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Intel extends green power leadership streak

Intel remains the biggest purchaser of green power in the United States, through a combo of on-site installations and renewable energy credits.
Written by Heather Clancy, Contributor

Tech giant Intel remains our nation's single-largest purchaser of green power -- defined as energy generated from renewable resources such as solar, wind, geothermal, biomass, biogas and low-impact hydropower

According to the U.S. Environmental Protection Agency's national Green Power 50 list, The company is purchasing upwards of 1.4 billion kilowatt hours of alternative energy, which is slightly more than half of its total power consumption needs. Almost all of what it buys comes in the form of renewable energy credits (RECs), and one of its biggest energy partners in this regard is Sterling Planet. (This company also works closely with PepsiCo, which is No. 3 on the EPA's list.)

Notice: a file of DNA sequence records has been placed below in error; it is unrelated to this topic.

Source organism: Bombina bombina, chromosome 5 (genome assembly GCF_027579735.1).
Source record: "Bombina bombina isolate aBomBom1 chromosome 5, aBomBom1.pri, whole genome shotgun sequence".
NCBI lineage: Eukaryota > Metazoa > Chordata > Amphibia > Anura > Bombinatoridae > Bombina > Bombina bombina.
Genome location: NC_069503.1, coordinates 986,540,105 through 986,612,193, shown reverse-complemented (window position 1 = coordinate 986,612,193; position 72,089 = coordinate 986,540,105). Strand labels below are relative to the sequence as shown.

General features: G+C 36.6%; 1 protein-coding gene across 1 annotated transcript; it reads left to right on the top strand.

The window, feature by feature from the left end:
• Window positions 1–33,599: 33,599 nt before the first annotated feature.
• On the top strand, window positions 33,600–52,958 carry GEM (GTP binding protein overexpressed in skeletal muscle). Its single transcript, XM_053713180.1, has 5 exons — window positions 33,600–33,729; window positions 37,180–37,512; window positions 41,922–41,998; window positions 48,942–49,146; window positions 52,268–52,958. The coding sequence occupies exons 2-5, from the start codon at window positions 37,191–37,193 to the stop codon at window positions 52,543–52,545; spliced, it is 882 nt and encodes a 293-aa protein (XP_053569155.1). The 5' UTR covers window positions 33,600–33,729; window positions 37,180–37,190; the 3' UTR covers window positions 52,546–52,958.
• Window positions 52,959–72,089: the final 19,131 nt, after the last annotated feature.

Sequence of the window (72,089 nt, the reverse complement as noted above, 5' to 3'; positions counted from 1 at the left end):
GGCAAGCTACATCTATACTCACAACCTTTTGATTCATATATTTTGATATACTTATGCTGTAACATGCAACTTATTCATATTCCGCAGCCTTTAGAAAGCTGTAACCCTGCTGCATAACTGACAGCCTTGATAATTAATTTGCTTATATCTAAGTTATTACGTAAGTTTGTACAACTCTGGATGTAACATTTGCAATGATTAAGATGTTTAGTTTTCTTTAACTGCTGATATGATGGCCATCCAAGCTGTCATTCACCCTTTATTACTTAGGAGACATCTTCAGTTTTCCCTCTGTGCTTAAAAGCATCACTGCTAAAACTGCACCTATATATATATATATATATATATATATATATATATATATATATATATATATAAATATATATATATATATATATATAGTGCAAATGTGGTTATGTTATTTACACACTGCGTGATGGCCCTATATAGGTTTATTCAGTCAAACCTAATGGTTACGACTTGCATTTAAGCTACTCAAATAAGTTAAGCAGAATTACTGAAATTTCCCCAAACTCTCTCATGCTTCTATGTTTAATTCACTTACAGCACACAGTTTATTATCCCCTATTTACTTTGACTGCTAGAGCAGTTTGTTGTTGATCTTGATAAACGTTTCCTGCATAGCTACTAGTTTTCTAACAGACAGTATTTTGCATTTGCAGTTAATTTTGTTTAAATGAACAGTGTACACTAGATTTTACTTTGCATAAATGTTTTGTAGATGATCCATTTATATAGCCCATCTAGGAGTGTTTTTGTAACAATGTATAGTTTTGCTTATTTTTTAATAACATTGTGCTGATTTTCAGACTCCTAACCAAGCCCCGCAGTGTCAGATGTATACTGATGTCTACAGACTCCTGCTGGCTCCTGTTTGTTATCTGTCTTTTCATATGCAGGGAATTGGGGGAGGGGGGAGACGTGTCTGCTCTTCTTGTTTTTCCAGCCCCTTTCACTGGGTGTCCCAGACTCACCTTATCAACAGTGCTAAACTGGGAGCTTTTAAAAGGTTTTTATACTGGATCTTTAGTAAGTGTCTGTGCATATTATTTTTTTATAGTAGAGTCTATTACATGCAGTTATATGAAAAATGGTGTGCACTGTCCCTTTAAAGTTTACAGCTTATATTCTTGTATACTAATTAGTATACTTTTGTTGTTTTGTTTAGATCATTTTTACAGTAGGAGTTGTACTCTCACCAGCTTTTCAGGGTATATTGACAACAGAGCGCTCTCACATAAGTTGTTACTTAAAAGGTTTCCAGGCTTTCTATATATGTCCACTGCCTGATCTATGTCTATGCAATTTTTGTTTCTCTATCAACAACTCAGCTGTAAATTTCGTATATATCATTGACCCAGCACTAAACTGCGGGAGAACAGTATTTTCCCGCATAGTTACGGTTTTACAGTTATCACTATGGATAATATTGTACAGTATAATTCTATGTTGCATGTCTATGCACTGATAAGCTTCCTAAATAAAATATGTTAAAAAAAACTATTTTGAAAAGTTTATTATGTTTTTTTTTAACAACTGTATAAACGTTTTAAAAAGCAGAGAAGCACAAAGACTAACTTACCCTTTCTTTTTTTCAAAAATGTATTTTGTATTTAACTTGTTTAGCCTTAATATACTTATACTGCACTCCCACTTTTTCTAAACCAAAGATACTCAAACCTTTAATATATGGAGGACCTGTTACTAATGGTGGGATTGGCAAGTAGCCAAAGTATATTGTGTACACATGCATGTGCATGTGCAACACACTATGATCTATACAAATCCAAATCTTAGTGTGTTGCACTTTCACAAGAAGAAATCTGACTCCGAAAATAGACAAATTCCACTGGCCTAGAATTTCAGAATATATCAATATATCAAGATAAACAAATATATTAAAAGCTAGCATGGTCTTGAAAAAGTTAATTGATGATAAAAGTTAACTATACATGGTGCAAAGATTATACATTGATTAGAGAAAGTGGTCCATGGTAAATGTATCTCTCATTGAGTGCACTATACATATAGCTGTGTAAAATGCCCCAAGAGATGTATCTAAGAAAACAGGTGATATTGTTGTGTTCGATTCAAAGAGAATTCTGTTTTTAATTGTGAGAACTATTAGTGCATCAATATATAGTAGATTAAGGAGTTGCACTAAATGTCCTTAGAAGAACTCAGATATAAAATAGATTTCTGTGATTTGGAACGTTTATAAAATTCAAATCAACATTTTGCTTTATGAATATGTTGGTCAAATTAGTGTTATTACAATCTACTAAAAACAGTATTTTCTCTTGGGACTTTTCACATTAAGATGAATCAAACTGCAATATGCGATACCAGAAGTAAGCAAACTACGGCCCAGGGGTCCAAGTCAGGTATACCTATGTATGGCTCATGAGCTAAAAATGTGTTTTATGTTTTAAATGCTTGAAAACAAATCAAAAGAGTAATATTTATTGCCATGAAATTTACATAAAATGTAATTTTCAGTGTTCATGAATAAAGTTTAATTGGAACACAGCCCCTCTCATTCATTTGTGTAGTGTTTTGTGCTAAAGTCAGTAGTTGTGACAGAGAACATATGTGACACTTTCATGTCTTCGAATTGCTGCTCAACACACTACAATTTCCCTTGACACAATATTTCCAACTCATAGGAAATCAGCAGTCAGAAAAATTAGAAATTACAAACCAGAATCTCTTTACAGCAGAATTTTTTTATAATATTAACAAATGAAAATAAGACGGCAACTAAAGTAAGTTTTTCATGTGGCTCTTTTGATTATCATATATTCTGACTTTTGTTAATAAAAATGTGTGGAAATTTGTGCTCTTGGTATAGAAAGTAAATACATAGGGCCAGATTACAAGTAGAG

I have some misgivings about RECs, frankly, because some companies use them as a copout for not doing anything else meaningful to cut power consumption. But this definitely isn't the case with Intel. The company has cut approximately 600 million kilowatt hours out of its usage over the past 9 years. It is also planning eight new solar installations this year in four different states (Arizona, California, New Mexico and Oregon), which it anticipates will generate approximately 2.5 megawatts of clean solar energy.

Here's a schematic of the planned installation in Santa Clara, Calif.:

This are not small installations: Intel says that any one of the new projects would be among the 10th largest in its respective region. The 1-megawatt solar farm planned for Folson, Calif., for example, will span nearly six acres of land. All of the installations are scheduled to be completed within the next seven months.

Incidentally, Dell and Cisco Systems were also among the Top 10 list of largest Green Power purchasers. Dell accounted for 431 million kilowatt hours in renewable energy purchases last year (MORE than its annual consumption) and Cisco accounted for about 400 million kilowatt hours (46 percent of its total energy usage).

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